Last Friday night, the NCAA Sweet 16 was in full swing. Those sitting at home were treated to a thrilling game, as Michigan State was able to beat Kansas, on their way eventually to the Final Four. If you were one of the three people watching the “We the People” Supreme Court candidates debate that night, my apologies. Not because you missed the game, but because you were probably chained up in someone’s basement and being forced to watch in order to extract information from you. If you called for “more waterboarding” in exchange for not having to watch Shirley Abrahamson debate Randy Koschnick, it would be entirely understood.
However, the debate did contain one interesting exchange. At one point, Koschnick called on Abrahamson to condemn the ads being run against him by the Greater Wisconsin Committee, a third-party entity that supports the Chief Justice. Koschnick urged the ads to be removed from the air, as they contained “false” and “inflammatory” information. (Ed. note – there is nothing in the ad that even approaches a reason for it to be taken down.)
Abrahamson bristled at the suggestion, citing Koschnick’s own words, when he said
“I think the answer to the problem of offensive or troublesome speech is more speech. If somebody has said something that is not true or inaccurate, the answer, rather than trying to suppress that speech, is to allow candidates and others to come out with a response and put the truth out there and let the public decide.”
Then, on her own, Abrahamson punctuated the quote with her own “more speech.” In her answer in response to the next question, the Chief Justice again hectored Koschnick for wanting to “stop speech.”
Of course, Abrahamson has long been a supporter of public financing of judicial elections – which, of course, is an attempt to “stop speech” by limiting the amount of money spent on campaigns for the Supreme Court. Naturally, Abrahamson didn’t feel strongly enough about the corrupting force of campaign contributions to limit them in her own campaign, as a Wispolitics.com report out yesterday showed she has outspent Koschnick at a 19-to-1 rate. In the most recent fundraising period, Abrahamson raised $290,000, in contrast with Koschnick’s $70,000. Suddenly, a Chief Justice who has been hostile to the corrupting force of money (and the speech that comes with it) has turned into Antonin Scalia when her own campaign needs the boost.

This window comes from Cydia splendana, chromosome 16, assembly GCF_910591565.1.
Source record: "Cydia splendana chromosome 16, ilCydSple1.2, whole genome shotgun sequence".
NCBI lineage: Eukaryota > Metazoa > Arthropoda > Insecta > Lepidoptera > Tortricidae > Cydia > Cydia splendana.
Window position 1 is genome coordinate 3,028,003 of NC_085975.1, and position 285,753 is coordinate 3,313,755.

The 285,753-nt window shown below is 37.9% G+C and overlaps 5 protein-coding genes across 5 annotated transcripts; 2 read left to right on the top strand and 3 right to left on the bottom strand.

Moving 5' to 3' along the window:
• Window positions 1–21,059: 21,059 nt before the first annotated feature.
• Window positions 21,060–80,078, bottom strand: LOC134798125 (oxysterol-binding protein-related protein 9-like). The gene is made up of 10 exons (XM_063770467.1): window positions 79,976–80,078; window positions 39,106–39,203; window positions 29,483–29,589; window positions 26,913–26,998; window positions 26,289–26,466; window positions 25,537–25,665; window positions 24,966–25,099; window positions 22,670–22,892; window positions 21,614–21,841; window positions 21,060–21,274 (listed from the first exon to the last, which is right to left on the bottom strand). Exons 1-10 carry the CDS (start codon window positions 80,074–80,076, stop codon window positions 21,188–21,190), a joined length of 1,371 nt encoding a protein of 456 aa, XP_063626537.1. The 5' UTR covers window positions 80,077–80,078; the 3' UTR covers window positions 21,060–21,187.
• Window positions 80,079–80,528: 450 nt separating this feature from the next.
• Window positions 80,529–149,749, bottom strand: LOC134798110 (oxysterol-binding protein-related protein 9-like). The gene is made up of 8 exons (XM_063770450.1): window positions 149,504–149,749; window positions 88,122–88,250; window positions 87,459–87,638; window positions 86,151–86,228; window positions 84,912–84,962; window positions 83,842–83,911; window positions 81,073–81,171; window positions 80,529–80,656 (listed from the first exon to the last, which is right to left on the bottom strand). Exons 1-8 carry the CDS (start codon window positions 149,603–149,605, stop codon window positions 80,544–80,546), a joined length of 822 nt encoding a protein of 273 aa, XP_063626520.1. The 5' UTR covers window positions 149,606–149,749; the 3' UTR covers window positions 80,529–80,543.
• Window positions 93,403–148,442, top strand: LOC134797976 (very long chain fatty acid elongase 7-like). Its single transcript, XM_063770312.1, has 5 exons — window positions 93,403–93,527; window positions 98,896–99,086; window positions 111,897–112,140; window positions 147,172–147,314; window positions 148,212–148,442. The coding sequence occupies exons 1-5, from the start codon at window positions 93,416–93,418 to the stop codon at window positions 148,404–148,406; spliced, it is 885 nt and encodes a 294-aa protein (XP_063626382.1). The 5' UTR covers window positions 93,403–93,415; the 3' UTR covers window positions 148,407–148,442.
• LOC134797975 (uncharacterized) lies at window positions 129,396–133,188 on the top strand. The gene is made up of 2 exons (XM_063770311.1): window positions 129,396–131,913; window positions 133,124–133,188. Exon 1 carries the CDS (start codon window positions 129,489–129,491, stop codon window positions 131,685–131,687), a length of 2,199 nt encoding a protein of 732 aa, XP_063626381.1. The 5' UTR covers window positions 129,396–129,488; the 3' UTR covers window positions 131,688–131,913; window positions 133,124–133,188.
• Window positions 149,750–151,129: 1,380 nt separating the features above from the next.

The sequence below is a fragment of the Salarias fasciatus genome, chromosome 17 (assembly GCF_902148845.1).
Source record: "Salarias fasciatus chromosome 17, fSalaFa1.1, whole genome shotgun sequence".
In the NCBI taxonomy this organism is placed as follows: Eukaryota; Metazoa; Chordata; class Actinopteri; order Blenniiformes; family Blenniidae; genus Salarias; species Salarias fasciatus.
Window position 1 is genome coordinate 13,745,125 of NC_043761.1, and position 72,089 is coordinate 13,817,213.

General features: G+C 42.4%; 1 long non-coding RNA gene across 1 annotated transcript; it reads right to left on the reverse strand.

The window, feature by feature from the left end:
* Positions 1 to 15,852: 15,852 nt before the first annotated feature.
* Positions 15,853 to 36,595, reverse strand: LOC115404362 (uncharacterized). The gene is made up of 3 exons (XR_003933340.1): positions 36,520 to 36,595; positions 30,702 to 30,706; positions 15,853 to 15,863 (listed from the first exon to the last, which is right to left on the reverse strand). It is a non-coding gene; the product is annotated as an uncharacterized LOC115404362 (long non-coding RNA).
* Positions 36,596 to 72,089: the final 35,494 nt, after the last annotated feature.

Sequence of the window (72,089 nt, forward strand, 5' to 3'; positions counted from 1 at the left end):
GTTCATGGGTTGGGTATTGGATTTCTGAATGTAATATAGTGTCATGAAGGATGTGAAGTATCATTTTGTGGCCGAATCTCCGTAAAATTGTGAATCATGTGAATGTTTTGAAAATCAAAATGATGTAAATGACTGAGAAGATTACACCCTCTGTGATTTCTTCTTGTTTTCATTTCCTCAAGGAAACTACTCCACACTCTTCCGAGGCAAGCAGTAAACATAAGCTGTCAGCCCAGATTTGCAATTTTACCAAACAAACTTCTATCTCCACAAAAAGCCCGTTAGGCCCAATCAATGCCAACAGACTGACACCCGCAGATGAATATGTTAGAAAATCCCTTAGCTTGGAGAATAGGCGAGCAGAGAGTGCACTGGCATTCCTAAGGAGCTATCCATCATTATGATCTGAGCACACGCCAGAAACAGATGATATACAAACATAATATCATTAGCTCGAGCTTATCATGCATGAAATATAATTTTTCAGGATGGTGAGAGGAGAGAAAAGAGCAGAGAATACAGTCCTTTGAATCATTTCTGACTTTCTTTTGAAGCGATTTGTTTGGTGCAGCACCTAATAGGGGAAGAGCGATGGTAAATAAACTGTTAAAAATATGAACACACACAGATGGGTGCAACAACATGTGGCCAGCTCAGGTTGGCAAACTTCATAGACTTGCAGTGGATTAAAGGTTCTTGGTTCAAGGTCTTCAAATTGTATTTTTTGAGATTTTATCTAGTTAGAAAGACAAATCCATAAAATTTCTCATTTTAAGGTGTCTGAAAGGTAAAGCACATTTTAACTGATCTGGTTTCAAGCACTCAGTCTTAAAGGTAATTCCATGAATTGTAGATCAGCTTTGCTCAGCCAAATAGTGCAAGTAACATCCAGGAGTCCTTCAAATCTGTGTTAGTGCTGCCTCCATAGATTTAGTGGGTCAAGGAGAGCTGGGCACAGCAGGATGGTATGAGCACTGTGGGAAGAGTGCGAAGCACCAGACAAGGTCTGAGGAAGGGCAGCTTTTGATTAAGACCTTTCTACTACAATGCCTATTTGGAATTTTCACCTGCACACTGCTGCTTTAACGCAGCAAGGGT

In the likely event she wins, this newly discovered defender of free speech rights might want to pick up a newspaper to observe the First Amendment vandalism being perpetrated by the Wisconsin Government Accountability Board, who has introduced a rule granting themselves the sole authority to regulate political speech during elections. As such, it will be an unelected board of bureaucrats – not even elected officials – who will be the “speech police” come campaign time, determing what can and can’t be said during the course of elections.
When I was a kid, one of the most popular t-shirts around declared the wearer of the shirt to be “FBI” – “Female Body Inspector.” The power the GAB has granted itself is akin to declaring yourself the state’s authority on the female form – and should be about as legally as binding. In fact, the GAB has inspired me, and today I declare myself the state’s sole arbiter of who can wear spandex in public. I’ll send my phony rule over to the the Legislature pronto.
It is almost certain that the GAB’s not-constitutional-by-a-longshot-free-speech-suppression-rule is going to end up in front of Abrahamson’s Court in the near future. Let’s just hope she’s “Campaign Shirley, Defender of Vigorous Public Debate,” and not “Too Many Conservatives Are Getting Elected, So We Need to Fund Campaigns With Taxpayer Dollars” Shirley.
Side note: During the Gableman-Ziegler races, you couldn’t open a state newspaper editorial page without reading about the need for reforming judicial campaign financing – now, with Abrahamson comfortably in the lead, you hear… nothing. Crickets.